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Neal Stephenson Reamde

Neal Stephenson writes another big black book.

Neal Stephenson’s new novel is a departure from the epic science-fiction sagas with which he transformed the genre in the 1990s and 2000s. Like some of his previous books, Reamde (William Morrow,   More
Wednesday, September 21, 2011 MATT BUCKINGHAM

Jason Felch and Ralph Frammolino Chasing Aphrodite

In 1984, the J. Paul Getty Trust in Los Angeles sold all its stock in Getty Oil and diversified its investment portfolio, almost tripling its original endowment to $2 billion. This made the J. Paul    More
Wednesday, July 27, 2011 MATT BUCKINGHAM

Robert C. Donnelly Dark Rose

A soft-boiled history of vice rackets and crooked cops in the City of Bridges.

Robert C. Donnelly’s history of organized crime and political corruption in Portland in the 1950s could have been as riveting as a James Ellroy   More
Wednesday, July 20, 2011 MATT BUCKINGHAM

Thor Hanson Feathers

A Washington naturalist pens a book as light as his subject.

Conservation biologist Thor Hanson has crafted an ambitious work of natural history in Feathers (Basic Books, 336 pages, $25.99). “Ambitious” is often book reviewer shorthand for “an overly lo   More
Wednesday, June 8, 2011 MATT BUCKINGHAM

David Goldfield America Aflame

Counting the costs of America’s “new birth of freedom.”

As new books commemorating the 150th anniversary of the Civil War assail readers like a latter-day Pickett’s Charge, at least one volume deserves to break Union lines as the rebels at Gettysburg    More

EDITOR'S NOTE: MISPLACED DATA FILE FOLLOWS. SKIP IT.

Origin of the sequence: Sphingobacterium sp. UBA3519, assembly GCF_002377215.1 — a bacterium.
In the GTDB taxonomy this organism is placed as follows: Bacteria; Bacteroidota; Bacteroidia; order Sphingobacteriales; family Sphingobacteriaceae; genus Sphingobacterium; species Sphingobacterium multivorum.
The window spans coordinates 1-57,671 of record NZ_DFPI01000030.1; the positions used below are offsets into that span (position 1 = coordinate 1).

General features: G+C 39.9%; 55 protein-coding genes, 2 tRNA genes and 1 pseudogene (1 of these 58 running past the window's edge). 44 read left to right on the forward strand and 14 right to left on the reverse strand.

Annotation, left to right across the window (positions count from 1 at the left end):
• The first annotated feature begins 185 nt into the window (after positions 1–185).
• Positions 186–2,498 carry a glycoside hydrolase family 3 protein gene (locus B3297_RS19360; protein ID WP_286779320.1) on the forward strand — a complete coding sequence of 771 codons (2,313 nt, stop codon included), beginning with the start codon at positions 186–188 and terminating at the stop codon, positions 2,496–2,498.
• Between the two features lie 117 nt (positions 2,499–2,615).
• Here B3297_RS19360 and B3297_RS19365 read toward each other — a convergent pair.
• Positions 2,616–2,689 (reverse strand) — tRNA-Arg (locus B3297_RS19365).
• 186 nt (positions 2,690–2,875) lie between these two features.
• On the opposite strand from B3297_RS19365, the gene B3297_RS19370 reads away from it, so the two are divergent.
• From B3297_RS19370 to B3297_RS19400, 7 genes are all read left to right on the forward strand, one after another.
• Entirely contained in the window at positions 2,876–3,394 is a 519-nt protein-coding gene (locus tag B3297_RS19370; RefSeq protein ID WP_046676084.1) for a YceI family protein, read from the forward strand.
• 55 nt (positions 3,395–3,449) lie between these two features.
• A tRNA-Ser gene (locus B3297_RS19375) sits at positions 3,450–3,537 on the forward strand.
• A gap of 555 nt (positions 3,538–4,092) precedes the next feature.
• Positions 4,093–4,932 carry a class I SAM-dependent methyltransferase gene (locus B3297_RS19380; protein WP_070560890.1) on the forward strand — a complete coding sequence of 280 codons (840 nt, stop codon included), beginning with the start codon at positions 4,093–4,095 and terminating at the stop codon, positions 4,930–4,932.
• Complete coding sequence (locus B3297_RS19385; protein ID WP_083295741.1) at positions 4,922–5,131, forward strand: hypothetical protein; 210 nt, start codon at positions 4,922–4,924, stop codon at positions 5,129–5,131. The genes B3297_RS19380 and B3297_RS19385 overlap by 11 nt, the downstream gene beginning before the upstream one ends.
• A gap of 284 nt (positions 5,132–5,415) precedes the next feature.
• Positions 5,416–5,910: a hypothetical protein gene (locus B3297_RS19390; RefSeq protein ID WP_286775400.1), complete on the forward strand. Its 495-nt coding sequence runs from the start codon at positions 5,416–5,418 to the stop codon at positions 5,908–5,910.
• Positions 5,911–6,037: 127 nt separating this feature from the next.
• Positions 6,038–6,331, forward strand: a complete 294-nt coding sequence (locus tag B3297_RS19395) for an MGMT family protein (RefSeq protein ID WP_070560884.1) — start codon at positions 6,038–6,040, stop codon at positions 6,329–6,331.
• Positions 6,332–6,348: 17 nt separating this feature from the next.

Wednesday, May 11, 2011 MATT BUCKINGHAM

Karen Abbott American Rose

Every Gypsy Rose Lee has her thorns.

You are not going to believe this, but not everything you see in Gypsy (the musical or the movie) is strictly true. Thank the goddess of burlesque we have no less a luminary than Karen Abbott (she o the best-selling Sin   More
Wednesday, February 2, 2011 MATT BUCKINGHAM

Robert Whitaker Anatomy Of An Epidemic

Yes, Tom Cruise is a loon, but he may be right about psychiatry.

Science writer Robert Whitaker’s new book about psychiatric drugs is so depressing, readers may want to reach for a Prozac. They’d be better off ordering a dry martini. Whitaker’s t ...   More
Wednesday, August 18, 2010 MATT BUCKINGHAM

Dana Haynes Crashers

The next terrorist mastermind will be Dilbert.

When the next 9/11-style terrorist attack strikes the U.S., the plot may include bringing down commercial airliners, but it won’t be led by Osama bin Laden. Instead, the attack will be mastermin ...   More
Wednesday, June 23, 2010 MATT BUCKINGHAM

Craig Welch Shell Games

A Seattle reporter hooks readers with tales of seafood smugglers in Puget Sound.

When they turn out the lights on the last newspaper in America, this is what readers will have lost: the spare, exhilarating prose of old-school newspapermen like Craig Welch. In Shell Games (William ...   More
Wednesday, April 28, 2010 MATT BUCKINGHAM

R. Gregory Nokes Massacred For Gold

Anatomy of a (120-year-old) mass murder.

So many history books are written essentially the same way. First, the author immerses himself in research. Then, based on a preponderance of the evidence, he crafts a seamless, chronological narrativ ...   More
Wednesday, October 14, 2009 MATT BUCKINGHAM
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